Lawsuit accuses Rosendale of campaign violations with NRA

Gun Rights

HELENA — U.S. Rep. Matt Rosendale, R-Mont., has been named in a lawsuit that alleges “illegal coordination” between the National Rifle Association (NRA) and political candidates and other campaign finance law violations.

The lawsuit was filed Tuesday in federal district court in Washington D.C. on behalf of a gun control nonprofit founded by former Democratic U.S. Rep. Gabby Giffords. Giffords survived being shot in the head in 2011 while at a public outreach event.

The lawsuit alleges the NRA-ILA, their lobbying arm, took part in practices since 2014 that intended to “evade campaign finance regulations” by using shell corporations to coordinate advertising with several candidates including Rosendale.

It’s illegal for independent groups to coordinate their campaign activity with candidates in the race that they’re attempting to influence.

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Rosendale specifically is accused of illegal coordination and acceptance of “excessive funds” from the NRA in 2018 when he was running for the U.S. Senate against Democratic Sen.Jon Tester.

The NRA contracted Starboard, a production company, to make political advertising for them. Meanwhile, the Rosendale campaign contracted a production company called OnMessage for their advertising in 2018. The suit alleges that Starboard and On Message are functionally the same entity, being led by the same people and located at the same address.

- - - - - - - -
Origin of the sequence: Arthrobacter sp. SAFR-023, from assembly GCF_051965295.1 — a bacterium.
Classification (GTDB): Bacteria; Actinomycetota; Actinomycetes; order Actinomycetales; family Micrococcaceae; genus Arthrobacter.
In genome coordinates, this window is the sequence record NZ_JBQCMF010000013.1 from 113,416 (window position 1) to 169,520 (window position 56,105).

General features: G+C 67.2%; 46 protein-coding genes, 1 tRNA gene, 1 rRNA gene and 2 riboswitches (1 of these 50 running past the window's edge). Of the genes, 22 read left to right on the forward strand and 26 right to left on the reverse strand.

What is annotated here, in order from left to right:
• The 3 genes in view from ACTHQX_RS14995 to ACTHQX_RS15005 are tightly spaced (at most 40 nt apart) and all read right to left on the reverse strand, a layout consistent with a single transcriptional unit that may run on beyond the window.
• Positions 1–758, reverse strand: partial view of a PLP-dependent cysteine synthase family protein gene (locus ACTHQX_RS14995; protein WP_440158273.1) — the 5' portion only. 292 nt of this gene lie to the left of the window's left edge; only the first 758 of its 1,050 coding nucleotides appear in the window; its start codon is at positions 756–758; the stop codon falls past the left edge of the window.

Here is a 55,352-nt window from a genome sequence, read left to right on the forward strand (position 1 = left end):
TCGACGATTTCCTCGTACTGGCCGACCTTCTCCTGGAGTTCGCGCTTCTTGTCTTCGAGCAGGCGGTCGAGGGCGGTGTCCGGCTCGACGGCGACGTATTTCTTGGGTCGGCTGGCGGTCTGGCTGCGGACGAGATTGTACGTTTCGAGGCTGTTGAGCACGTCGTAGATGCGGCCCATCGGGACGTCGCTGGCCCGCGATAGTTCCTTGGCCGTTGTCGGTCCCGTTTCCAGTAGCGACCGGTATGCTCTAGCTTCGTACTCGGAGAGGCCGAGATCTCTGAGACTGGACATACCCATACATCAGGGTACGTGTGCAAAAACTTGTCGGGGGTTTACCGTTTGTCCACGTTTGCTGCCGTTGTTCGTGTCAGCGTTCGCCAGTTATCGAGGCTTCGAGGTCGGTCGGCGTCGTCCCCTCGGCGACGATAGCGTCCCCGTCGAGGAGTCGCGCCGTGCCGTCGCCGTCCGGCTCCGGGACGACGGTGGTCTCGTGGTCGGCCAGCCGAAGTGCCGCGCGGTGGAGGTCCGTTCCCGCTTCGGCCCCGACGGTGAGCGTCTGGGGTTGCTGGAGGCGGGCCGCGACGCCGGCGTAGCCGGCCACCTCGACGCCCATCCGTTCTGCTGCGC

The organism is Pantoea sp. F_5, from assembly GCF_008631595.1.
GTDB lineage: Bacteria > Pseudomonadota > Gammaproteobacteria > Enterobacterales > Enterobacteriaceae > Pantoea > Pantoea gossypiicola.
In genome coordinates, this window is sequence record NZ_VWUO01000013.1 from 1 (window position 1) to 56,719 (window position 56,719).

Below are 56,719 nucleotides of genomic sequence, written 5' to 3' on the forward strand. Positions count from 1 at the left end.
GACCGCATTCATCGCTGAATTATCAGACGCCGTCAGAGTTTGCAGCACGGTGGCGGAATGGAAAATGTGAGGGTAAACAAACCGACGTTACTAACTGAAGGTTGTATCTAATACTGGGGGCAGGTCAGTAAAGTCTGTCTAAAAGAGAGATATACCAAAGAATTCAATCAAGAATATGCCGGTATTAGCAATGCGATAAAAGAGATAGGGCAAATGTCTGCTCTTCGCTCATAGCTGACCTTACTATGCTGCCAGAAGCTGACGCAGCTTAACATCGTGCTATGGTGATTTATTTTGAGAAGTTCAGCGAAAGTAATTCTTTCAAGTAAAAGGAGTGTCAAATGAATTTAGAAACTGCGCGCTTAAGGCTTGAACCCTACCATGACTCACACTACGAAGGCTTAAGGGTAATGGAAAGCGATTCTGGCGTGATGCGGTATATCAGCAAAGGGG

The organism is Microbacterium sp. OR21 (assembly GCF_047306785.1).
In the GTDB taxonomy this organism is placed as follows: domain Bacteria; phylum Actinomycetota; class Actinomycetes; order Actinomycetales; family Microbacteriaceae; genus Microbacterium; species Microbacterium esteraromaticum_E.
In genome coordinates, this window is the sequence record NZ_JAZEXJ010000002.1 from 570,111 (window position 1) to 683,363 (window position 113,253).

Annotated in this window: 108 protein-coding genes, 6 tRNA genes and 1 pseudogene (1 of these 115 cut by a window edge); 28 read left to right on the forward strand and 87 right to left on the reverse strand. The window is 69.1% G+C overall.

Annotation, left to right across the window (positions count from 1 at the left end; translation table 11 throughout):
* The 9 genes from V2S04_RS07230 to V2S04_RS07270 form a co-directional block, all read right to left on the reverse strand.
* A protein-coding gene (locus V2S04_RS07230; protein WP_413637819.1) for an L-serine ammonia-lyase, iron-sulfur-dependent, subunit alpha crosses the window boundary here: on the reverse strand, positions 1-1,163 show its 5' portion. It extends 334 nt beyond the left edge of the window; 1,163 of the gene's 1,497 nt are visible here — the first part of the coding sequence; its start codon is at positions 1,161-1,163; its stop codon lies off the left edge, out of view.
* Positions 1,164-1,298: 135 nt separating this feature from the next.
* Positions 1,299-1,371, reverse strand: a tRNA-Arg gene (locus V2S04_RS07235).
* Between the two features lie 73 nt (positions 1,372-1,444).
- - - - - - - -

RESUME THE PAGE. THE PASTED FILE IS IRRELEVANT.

An audio-recording, obtained by the news website The Daily Beast in 2018, had Rosendale saying that he spoke earlier that year with an NRA official, who told him “we’re going to be in this race.” The suit alleges “Rosendale then accurately described both the content and timing of the NRA-ILA’s purportedly “independent” pro-Rosendale advertisements, even though the ads were not disseminated until weeks later.

The suit further alleges that in at least one instance the same employee placed advertisements for both NRA-ILA and Matt Rosendale for Montana with the same Montana TV station.

MTN reached out to Rosendale and the NRA for comment on the allegations in the new lawsuit, but emails were not immediately returned. In 2018, the congressman and the NRA told MTN News the charges are false, and that no such coordination occurred.

A Federal Election Commission (FEC) complaint was filed against the Rosendale campaign for the alleged coordination and acceptance of “excessive funds,” but the complaint was later dismissed by the FEC.

Campaign Legal Center said the Giffords organization sued after the FEC failed to take action against the allegations.

The lawsuit seeks an order preventing the NRA from taking similar actions in future elections and to pay a penalty of up to $35 million.

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